id you know that on average women live longer than men? This is true for most countries around the world. Most people just dismiss this as a statistic, but there’s actually wisdom here worth acting on.
A few years back I heard a story about a man who had just died. He was in his early 40s, a husband to his wife of 20 years, a dad to two kids in middle school. He was in great health and wasn’t one to take unnecessary risks. One day he went to work and there was an accident. He never made it home.
Thankfully, unknown to his family, he was prepared. When his wife went to their safe deposit box for the first time to get their important papers, she found everything she needed, explained in clear detail, along with a letter from her husband. She was so relieved. She went, in an instant, from immense levels of stress about what to do, wondering if they’d have enough money to survive, to feeling a peace and clarity amidst the sadness, knowing that she and her family had the time they needed to heal.
This story sunk in as I heard it. It made me start asking, “What if that were me? Would my family be okay?” At that moment I decided that I would do whatever I had to do to make sure they would be. Here are a few of the steps that I took. I invite you to take them too.
Make sure you have life insurance
Write down what you know
Decide what type of care you want in case you can’t make your own decisions
Make sure your family knows you love them
Once you’ve taken all of these steps, put everything in a big three-ring binder somewhere safe that your family knows how to get to
Short and simple, this makes sure your family has time to process and adjust should you pass. Ideally, this should be 10-12 times your yearly income, because your surviving family members could invest it in a relatively safe way and have your income replaced for years to come. Check out this calculator to find out how much coverage you need and what it’ll cost you. (A healthy male in his 30s can get $500,000 of coverage for under $40 per month as of this writing).
In some homes, the husband handles the daily details of finances, and in others the wife does. Either way, there’s a lot of information that lives in somebody’s head. From accounts and policies to passwords and combinations, it’s all important. In order to get it down on paper, I’d suggest using something like Dave Ramsey’s Legacy Drawer or Eric Dewey’s Big Book of Everything to get started.
When loved ones are worried about losing you, the last thing you want is to burden them with the decision of whether or not to keep you on life support, whether to make you comfortable or keep you alive, or any other difficult choices.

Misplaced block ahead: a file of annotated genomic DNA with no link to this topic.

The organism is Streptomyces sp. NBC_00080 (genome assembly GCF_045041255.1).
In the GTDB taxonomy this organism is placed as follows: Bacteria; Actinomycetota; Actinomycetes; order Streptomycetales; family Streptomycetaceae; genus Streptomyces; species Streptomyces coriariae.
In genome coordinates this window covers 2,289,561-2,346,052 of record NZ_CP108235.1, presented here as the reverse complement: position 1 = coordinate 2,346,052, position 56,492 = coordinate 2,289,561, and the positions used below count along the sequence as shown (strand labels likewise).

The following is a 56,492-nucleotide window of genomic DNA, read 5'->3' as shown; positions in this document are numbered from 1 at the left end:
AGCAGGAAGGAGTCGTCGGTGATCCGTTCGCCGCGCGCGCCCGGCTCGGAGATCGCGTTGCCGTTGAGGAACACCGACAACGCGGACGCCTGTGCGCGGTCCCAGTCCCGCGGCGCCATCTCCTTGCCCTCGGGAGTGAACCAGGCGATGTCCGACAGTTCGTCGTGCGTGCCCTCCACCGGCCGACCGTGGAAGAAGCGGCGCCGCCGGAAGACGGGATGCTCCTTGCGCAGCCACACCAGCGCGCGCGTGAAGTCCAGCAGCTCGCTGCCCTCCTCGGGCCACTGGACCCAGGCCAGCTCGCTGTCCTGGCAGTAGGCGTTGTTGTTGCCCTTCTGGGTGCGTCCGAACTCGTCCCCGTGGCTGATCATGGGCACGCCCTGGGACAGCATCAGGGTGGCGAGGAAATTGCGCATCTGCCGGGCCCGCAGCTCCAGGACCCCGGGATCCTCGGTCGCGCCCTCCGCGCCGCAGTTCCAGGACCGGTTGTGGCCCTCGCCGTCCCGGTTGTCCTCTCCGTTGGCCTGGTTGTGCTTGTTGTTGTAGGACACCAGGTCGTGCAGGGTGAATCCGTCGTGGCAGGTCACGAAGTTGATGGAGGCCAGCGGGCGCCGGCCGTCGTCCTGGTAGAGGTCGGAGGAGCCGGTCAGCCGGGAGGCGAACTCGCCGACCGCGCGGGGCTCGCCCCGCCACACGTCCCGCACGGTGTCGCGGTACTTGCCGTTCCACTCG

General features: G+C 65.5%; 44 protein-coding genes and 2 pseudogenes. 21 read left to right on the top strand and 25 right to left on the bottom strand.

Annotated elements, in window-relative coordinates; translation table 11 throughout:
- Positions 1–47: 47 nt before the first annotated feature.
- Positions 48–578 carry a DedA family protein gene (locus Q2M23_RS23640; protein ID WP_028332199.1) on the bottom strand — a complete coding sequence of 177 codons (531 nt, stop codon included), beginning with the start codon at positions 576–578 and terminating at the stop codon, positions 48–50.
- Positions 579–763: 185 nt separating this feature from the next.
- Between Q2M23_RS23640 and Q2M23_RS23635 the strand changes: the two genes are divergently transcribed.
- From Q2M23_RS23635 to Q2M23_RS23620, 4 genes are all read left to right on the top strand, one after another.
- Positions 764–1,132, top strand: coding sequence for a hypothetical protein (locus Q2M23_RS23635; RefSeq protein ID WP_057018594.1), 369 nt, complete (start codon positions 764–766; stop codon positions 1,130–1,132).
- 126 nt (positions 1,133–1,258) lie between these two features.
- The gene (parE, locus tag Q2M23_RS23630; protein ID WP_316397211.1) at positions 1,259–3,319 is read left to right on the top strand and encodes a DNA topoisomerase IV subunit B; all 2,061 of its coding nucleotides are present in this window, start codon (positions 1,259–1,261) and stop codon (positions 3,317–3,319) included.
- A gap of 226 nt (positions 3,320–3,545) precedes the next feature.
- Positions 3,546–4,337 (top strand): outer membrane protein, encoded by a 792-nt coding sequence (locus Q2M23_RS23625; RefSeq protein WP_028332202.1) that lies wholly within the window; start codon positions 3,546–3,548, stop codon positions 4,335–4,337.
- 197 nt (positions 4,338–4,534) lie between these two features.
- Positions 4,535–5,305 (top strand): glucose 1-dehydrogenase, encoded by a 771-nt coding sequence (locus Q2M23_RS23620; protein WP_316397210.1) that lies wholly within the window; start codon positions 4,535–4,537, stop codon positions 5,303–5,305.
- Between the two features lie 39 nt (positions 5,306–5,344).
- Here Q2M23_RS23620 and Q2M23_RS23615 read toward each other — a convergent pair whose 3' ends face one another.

You can work with a lawyer to draft a Living Will (sometimes formally called an Advance Health Care Directive), or you can get started with this letter template from Stanford University. It’s simple and to the point, but it’ll relieve a ton of stress for your loved ones if it’s ever actually needed.
A good way to share how you feel and give them something to hold on to once you’re gone is to write letters to your spouse and kids (and any others you choose) to be opened should something happen to you. You can give these to a trusted friend, keep them in a safe or safe deposit box, or keep them with your important papers. You can write your own, and if you’re not sure where to start, check out Stanford University’s Letter Project for templates.
I’d encourage you to take your time with these letters. Tell your family what they mean to you. Share your feelings for them and push yourself to be as open as you can, even if it’s a bit uncomfortable. Give yourself a few hours and somewhere you can be alone. Mine took several hours and was hands-down the hardest thing I’ve ever written. I cried more in those hours than I have in a long time. It’s not an easy thing to do, but it’s so worth it.
No matter what you do, anything is better than nothing, and if something were to happen to you, your family would treasure your heartfelt words in that difficult time.
If it’s a safe, share the combination or make sure your family knows where the key is. Having everything together makes things easy (and it’s a perk to have all of your important papers organized and in one place in everyday life too!).
Most people in their 20s don’t think about this stuff. Most people in their 40s barely dabble. It’s an emotionally trying process and takes a bit of time logistically. It’s a pain to organize information, writing those types of letters is one of the hardest things you can do, and choosing end-of-life medical decisions so your family doesn’t have to can be difficult as well. But if you think about the consequences your family would face should something happen to you (if you don’t prepare) it’s hard to NOT get it done.
Though I hope Jess will never need to open our emergency binder, I’m so glad it would be there for her if she needed it. The hope is that it would make the transition just a bit easier. She wouldn’t have to worry about papers, important information, money, or knowing the details of the medical treatment I’d want. It’s all there, with a letter giving her encouragement, love, and hopefully the strength to power through.
What steps have you taken to make sure your family is cared for? Tell us about them in the comments below…